Size does matter – and small is beautiful.

Marco and I have been thinking about our business, since losing the tender for the project in Exeter (see blog post entitled “Rejection is good for the soul”. We’ve been thinking about size – and that it really does matter.

Essentially we didn’t win the project due to our size – the larger building firm based in Exeter were able to start in two weeks and complete in sixteen. We would have had to complete some promised work in the diary first, not starting the Exeter project until June – and we had estimated a timeline of approximately twenty weeks.

Everything else about us the prospective client loved: Marco; our approach; our paperwork; our process; our past work and our experience; our “professionalism and honesty”. It was simply down to the fact that we are a small business. We don’t employ enough people and ironically – being so busy works against us, as we have commitments we need to keep before starting new work.

So. What we do we take away from what feels like a slightly bitter pill to swallow. Are we victims of our own relative success? How quickly should we expand? Should we hire more people, more quickly – and from where? We like to have relationships with the team around us, relationships that have mostly been borne out of friendships first. Should we be more greedy – promising an earlier timeline to a prospective client and sorting out the details when we get the job?

Simply. No.

What size small?
We are what the Government call, a small business, or SME (Small to Medium Enterprise) – but the definition is really unclear. On further investigation, and depending on which definition you use, an SME could have anywhere between 50 and 500 employees and have a turnover between £6.5 million and £50 million. One thing that virtually everyone agrees with is that SMEs account for more than 99% of all UK business and that they employ over 12 million people. A vital part of the UK economy and a vital part of growing the economy.

Recently we have heard more about micro-businessess. A micro business is defined as a business that has fewer than 10 employees or part time equivalent and an annual turnover or balance sheet not exceeding Euros 2 million. Anyway – we digress slightly…

Either way – and whatever we want to call ourselves – we’re small. We’re good – but we’re small, and should we consider this a weakness holding us back or, a strength to harness and capitilise on?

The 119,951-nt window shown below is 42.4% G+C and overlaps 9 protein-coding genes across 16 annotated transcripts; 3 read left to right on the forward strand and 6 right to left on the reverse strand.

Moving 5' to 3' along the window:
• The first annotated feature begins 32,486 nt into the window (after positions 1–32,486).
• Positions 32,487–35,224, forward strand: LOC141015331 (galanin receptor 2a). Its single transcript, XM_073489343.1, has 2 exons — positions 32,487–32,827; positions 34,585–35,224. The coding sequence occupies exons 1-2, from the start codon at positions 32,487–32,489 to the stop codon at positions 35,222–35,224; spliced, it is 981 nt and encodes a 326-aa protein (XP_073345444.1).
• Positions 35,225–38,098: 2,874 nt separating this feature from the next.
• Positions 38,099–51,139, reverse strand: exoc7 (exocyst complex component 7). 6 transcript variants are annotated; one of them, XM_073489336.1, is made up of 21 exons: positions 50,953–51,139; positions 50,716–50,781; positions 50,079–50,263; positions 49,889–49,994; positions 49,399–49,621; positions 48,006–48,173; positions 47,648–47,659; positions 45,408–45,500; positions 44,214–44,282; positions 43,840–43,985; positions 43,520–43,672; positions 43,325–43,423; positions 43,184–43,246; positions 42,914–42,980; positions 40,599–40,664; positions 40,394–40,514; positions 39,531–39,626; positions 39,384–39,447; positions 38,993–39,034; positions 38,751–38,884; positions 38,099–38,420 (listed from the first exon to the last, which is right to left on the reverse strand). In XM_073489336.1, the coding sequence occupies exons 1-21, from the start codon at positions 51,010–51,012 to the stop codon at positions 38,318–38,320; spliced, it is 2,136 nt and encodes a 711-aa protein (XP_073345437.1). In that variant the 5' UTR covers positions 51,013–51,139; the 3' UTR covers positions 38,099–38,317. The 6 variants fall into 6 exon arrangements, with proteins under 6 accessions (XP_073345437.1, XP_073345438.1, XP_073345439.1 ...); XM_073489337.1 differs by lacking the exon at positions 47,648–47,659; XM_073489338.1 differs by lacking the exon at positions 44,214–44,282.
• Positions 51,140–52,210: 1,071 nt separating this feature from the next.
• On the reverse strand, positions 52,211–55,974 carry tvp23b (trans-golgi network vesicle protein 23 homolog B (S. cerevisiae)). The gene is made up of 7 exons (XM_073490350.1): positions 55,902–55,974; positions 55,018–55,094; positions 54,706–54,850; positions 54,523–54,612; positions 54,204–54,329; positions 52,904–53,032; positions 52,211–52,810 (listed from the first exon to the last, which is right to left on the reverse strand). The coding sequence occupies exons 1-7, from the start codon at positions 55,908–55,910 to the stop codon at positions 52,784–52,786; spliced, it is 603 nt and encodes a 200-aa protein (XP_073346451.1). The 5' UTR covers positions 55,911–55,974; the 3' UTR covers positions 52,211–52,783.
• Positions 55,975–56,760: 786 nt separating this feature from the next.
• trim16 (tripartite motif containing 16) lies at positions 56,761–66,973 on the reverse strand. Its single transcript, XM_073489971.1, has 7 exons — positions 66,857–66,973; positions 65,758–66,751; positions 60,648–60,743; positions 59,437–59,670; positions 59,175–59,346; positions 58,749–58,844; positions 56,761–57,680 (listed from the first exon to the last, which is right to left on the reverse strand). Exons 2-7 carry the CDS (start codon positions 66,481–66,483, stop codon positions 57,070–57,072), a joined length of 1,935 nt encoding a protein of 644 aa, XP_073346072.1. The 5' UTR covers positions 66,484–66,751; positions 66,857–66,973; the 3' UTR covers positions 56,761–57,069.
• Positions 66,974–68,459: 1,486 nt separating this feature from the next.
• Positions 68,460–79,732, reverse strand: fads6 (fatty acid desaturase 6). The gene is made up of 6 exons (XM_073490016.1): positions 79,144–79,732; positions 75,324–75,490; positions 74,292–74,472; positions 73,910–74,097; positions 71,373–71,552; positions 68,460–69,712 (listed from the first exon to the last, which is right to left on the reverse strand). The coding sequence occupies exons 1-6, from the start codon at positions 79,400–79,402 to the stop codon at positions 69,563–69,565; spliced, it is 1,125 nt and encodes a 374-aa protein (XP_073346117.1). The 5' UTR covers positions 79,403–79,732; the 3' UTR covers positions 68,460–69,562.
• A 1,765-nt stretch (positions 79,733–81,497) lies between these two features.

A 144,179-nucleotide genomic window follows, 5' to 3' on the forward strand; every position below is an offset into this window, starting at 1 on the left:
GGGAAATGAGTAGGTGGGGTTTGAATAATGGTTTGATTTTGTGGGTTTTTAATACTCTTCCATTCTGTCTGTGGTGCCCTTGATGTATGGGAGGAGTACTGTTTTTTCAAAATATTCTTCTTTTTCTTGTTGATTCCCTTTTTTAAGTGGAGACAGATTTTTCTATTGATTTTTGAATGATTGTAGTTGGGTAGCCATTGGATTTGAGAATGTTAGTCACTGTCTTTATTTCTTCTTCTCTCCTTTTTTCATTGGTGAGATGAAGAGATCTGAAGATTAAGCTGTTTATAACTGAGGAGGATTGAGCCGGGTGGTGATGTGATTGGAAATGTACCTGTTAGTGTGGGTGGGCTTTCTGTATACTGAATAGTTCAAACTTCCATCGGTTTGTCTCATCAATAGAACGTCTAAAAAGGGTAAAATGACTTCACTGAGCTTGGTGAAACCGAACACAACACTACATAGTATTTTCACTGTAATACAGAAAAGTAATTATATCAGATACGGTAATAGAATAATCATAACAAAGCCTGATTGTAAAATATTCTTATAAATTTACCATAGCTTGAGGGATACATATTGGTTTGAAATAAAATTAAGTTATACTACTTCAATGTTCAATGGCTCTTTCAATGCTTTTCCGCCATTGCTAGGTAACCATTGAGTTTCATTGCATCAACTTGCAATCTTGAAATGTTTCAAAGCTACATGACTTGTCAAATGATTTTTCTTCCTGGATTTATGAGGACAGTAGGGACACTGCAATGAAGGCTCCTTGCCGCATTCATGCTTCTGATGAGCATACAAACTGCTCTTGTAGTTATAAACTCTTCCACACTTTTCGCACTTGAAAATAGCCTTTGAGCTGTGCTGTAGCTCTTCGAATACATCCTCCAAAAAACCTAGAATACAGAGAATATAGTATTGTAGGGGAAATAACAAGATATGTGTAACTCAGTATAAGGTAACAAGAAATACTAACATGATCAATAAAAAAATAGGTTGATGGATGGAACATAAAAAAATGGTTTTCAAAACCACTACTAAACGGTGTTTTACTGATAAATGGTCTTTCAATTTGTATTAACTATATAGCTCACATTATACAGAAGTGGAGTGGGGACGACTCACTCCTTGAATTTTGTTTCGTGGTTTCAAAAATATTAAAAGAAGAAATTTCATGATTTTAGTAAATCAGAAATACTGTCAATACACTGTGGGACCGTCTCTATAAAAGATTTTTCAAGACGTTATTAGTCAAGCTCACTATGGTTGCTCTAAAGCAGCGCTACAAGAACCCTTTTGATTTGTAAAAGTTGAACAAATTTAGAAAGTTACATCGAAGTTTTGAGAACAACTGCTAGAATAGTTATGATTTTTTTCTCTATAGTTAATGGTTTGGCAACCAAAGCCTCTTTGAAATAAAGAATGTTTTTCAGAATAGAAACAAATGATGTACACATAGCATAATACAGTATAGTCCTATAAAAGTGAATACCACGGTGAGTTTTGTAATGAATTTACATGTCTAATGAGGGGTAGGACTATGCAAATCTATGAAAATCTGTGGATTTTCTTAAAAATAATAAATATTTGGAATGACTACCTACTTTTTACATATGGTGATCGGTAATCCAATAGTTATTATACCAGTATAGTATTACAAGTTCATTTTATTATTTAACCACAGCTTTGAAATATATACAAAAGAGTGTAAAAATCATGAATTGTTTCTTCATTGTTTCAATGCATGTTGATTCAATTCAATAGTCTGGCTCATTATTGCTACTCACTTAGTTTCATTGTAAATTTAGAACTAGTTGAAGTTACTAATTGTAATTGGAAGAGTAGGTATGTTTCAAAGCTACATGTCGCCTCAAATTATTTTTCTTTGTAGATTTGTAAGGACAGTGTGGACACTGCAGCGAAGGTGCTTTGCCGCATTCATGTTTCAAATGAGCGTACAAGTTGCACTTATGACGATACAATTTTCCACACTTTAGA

Having thought about it and talking it through – we feel what we’re doing is right and our size is good for now.We will grow organically, when the time feels right or the right opprtunities present themselves – whether that be the right peole ot employ, or the right project to go for and the right client to work with. Instinct guides us alot these days in the running of our business. It’s ours. We know it, we know what we want for it – and we have to trust ourselves to make the right decisions for it.
We’ve seen other builders run too quickly before they can walk really well. Hiring lots of people, running many jobs at the same time and soon failing their clients, their employees and ultimately, their own livelihoods.
At the same time – there are the builders who never change, seem of another age and another attitude.
At the core of what we do (we hope and want it to be so), is good and honest building work. Building of medium to large scale domestic projects, where we can work alongside the architect, the Planning Department and Building Inspector and most importantly, hand in hand with the client – to create real, long-lasting, long-loving homes.
As long as we can do that – and run the business how we want to – then we conclude that that what EF Schumacher so strongly believed in, is true. SMALL IS BEAUTIFUL.
1 Comment
  • Ruth McAllister
    Posted at 20:45h, 16 March Reply

    Excellent post. There's nought wrong in being small. When you're a small business (and I would call myself a miniscule-micro business) you know exactly what's what. You'll know when to make the next move and you'll be ready for it.

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